The location where a Minnesota mechanics lien is recorded is dependent on the property and against which it is claimed, and in some cases, the nature of the project. A Minnesota lien must generally be filed for record with the county recorder but, if the lien is claimed against registered land, it must be recorded with the registrar of titles of the county in which the improved premises are situated. Finally, if the lien arises pursuant to a project on railroad or telegraph lines, or similar projects the lien statement must be recorded with the secretary of state.

How to File a Minnesota Mechanics Lien

Now it’s time to get your Michigan mechanics lien recorded in the office of the register of deeds for each county where the real property to which the improvement was made is located.

  1. Prepare the lien document, taking care to include all the necessary information set forth above.
  2. Sign the document, verifying your oath that you have knowledge of the facts stated. Sign the lien in the presence of a notary and have the lien notarized.
  3. Determine if the property is “abstract property” (most likely) or “registered property” (rarer); and if the project was on a railway, structure connected to RR, or any telegraph, telephone, or electric light line, or of any line of pipe, conduit, or subway.
  4. Some counties in Minnesota accept mechanics lien documents for electronic recording, but some do not. If you will have the lien e-recorded, choose the e-recording service, select the proper county and document (mechanics lien), follow the prompts, and provide payment. If either the county doesn’t accept e-recording, or you have chosen not to use e-recording, the lien must be delivered to the proper register of deeds by other means. The lien claim may be delivered to the register of deeds by mail or FedEx or may be walked into the office, either by you or by a courier.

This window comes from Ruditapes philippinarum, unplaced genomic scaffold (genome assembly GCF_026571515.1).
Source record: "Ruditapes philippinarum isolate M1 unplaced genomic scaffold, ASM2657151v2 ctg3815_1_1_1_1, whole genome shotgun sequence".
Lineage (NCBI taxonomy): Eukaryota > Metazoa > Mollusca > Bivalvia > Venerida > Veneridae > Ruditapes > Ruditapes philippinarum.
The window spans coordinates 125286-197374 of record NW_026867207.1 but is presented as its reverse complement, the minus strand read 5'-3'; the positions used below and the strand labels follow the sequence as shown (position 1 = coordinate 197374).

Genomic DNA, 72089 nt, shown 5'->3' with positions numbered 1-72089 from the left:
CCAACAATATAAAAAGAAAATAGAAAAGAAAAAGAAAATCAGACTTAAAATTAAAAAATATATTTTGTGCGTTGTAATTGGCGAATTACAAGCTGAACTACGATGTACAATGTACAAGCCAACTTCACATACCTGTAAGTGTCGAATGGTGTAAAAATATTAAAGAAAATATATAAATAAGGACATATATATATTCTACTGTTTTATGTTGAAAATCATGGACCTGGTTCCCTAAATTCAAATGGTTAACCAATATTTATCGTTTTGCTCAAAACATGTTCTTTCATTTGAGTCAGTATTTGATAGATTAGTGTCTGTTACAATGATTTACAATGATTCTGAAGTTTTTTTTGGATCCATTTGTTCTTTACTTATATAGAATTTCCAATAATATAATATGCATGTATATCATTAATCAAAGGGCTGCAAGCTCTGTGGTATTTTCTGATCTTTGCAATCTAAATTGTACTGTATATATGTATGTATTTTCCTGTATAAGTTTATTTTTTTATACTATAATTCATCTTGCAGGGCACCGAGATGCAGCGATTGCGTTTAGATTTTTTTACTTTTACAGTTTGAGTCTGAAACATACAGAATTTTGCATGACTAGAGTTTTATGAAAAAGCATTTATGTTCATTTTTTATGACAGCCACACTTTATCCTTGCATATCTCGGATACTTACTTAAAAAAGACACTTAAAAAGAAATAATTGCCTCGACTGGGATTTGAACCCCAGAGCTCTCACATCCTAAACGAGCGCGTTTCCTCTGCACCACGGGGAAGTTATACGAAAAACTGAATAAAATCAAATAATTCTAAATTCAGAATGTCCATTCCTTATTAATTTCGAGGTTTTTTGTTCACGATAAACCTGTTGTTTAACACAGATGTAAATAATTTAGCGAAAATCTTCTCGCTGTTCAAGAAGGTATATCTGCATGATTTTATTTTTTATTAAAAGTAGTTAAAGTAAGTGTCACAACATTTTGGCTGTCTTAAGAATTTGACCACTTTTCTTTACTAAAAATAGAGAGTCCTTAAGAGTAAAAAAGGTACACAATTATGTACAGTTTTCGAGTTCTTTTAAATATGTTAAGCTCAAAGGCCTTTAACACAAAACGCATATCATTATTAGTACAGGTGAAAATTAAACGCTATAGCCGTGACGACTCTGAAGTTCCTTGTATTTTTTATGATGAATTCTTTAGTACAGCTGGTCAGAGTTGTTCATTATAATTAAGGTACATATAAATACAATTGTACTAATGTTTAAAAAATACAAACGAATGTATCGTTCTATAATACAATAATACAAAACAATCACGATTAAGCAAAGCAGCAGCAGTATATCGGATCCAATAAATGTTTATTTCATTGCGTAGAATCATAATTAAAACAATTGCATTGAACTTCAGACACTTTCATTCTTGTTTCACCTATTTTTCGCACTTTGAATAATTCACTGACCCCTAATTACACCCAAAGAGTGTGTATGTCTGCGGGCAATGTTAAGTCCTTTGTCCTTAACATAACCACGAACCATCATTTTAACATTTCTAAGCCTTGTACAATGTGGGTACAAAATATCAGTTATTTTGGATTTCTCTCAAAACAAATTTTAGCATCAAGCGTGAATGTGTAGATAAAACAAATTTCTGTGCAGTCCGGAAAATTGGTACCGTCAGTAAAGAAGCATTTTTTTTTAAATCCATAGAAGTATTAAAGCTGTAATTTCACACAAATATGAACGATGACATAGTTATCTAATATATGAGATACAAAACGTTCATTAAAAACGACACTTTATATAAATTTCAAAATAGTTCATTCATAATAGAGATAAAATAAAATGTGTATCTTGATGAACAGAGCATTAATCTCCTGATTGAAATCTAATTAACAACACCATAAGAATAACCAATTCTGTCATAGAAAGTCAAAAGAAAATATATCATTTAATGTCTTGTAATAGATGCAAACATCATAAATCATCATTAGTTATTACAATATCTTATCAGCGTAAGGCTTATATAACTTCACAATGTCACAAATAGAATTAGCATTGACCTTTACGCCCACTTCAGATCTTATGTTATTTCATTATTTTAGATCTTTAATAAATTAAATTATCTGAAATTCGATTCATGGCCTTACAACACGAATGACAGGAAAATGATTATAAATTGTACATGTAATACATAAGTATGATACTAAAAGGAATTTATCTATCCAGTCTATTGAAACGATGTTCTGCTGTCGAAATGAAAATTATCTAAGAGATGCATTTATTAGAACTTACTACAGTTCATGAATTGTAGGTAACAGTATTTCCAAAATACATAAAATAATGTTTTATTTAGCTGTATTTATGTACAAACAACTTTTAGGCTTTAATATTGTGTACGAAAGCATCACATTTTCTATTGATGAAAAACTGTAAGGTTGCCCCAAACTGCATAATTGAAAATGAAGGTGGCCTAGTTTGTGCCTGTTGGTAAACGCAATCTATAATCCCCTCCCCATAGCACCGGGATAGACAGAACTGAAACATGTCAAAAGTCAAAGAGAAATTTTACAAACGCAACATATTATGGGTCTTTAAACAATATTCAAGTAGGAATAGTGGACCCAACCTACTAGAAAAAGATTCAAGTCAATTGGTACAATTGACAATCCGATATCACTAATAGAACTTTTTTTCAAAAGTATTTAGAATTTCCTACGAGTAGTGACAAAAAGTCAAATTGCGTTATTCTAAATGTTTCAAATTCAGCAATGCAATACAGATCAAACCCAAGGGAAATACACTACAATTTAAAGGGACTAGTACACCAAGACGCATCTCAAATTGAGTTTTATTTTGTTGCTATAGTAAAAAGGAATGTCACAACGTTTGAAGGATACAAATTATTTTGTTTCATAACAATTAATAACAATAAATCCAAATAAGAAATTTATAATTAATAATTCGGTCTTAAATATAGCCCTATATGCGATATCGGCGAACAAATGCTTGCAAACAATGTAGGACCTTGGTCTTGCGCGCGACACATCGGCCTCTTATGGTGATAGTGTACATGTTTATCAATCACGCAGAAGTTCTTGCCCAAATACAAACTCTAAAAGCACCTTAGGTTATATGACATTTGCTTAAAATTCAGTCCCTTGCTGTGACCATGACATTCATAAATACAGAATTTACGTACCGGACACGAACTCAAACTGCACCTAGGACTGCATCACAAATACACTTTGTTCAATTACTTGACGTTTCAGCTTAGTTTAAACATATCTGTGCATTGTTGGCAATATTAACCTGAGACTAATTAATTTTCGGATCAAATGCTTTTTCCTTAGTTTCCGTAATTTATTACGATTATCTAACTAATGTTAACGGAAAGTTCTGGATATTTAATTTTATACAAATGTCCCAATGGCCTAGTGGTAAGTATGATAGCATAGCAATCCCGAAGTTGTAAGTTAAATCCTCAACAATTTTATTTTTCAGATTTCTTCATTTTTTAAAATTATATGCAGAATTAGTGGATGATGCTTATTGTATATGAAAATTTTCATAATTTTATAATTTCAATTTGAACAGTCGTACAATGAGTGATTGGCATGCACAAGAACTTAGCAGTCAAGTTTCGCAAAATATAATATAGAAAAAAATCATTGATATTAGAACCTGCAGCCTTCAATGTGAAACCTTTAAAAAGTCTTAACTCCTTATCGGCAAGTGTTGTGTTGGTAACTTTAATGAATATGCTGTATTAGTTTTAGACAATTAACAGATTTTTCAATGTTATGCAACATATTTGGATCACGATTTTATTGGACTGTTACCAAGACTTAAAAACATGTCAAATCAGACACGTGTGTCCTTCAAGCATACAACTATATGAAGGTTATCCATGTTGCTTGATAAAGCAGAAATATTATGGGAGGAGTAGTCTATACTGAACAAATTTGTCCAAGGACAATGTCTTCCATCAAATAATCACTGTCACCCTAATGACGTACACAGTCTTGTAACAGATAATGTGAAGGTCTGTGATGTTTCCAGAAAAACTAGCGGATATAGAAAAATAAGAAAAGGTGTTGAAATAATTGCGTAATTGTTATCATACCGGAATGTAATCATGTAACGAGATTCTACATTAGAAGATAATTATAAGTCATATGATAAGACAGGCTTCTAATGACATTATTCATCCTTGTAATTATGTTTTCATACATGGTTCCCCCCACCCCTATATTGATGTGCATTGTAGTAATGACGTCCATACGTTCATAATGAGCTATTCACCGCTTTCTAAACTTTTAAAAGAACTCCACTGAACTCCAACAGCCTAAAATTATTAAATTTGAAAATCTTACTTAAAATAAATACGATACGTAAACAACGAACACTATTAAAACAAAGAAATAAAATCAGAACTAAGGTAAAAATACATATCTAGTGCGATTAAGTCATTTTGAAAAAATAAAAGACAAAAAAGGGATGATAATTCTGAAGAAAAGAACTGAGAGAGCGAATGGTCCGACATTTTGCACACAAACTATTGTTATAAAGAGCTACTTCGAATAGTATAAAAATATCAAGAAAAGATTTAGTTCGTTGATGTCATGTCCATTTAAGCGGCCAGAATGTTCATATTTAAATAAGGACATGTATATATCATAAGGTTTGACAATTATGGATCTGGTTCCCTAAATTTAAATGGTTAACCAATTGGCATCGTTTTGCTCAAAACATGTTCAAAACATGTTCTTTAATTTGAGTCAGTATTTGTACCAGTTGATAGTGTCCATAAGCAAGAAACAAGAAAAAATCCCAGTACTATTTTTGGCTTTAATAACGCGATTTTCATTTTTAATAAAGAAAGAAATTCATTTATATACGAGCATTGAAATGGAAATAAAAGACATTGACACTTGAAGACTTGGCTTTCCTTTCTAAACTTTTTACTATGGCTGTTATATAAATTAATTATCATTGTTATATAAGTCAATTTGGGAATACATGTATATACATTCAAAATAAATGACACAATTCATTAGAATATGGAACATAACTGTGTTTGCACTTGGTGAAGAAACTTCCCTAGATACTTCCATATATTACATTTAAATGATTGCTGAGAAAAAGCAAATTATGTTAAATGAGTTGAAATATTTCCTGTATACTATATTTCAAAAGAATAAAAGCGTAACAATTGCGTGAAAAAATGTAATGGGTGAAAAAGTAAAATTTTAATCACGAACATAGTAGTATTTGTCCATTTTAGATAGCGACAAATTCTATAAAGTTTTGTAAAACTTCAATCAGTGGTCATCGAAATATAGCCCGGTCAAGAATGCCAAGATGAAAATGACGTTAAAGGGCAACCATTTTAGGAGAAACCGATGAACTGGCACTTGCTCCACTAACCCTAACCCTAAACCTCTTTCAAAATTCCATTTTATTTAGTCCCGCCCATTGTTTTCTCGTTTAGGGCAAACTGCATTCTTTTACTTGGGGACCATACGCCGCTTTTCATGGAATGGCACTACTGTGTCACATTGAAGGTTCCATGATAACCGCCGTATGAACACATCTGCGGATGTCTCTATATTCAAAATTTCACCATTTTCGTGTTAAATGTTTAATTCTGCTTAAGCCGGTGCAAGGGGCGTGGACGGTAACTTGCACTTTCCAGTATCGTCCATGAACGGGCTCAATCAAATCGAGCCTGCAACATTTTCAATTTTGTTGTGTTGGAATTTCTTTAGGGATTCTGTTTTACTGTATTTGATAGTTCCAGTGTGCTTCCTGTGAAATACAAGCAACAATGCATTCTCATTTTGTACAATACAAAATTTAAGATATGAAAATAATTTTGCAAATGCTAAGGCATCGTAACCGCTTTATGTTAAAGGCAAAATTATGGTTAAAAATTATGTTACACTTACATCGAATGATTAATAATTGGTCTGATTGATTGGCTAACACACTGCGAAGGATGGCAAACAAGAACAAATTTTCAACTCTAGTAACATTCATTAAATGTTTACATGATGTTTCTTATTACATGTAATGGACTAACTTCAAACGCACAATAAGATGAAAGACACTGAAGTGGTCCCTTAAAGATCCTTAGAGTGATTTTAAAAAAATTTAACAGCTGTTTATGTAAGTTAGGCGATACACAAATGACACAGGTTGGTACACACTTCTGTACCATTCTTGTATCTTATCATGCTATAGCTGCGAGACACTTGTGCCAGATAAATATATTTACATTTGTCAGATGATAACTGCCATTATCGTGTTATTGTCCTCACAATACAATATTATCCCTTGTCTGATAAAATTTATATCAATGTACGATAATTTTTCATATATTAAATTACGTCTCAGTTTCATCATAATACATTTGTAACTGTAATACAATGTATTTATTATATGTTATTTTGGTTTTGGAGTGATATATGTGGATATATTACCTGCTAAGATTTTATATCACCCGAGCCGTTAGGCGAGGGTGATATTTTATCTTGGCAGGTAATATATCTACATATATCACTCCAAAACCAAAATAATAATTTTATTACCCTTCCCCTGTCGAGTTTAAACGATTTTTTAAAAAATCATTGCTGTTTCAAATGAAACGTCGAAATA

5. Note that the lien may need to be filed in either the county recorder, the registrar of titles, or the secretary of state depending on your answer to number 2, above.
  6. Remember, the proper recording fees must be included with the lien. Liens are often rejected for improper fees (even if you provide too much money). Any delay caused by needing to resubmit the lien for recording takes time – and since liens are time sensitive documents, it can possibly result in a missed deadline. Recording fees can be determined by calling the applicable recording office, checking on the office’s website, or asking in person if you physically bring the lien for filing.
    – Note that your lien document must also comply with any specific margin (or cover sheet) requirements that particular county register of deeds may have – these can also be determined by calling the recorder’s office.
  7. Serve the lien, as set forth below.

How to Serve a Minnesota Mechanics Lien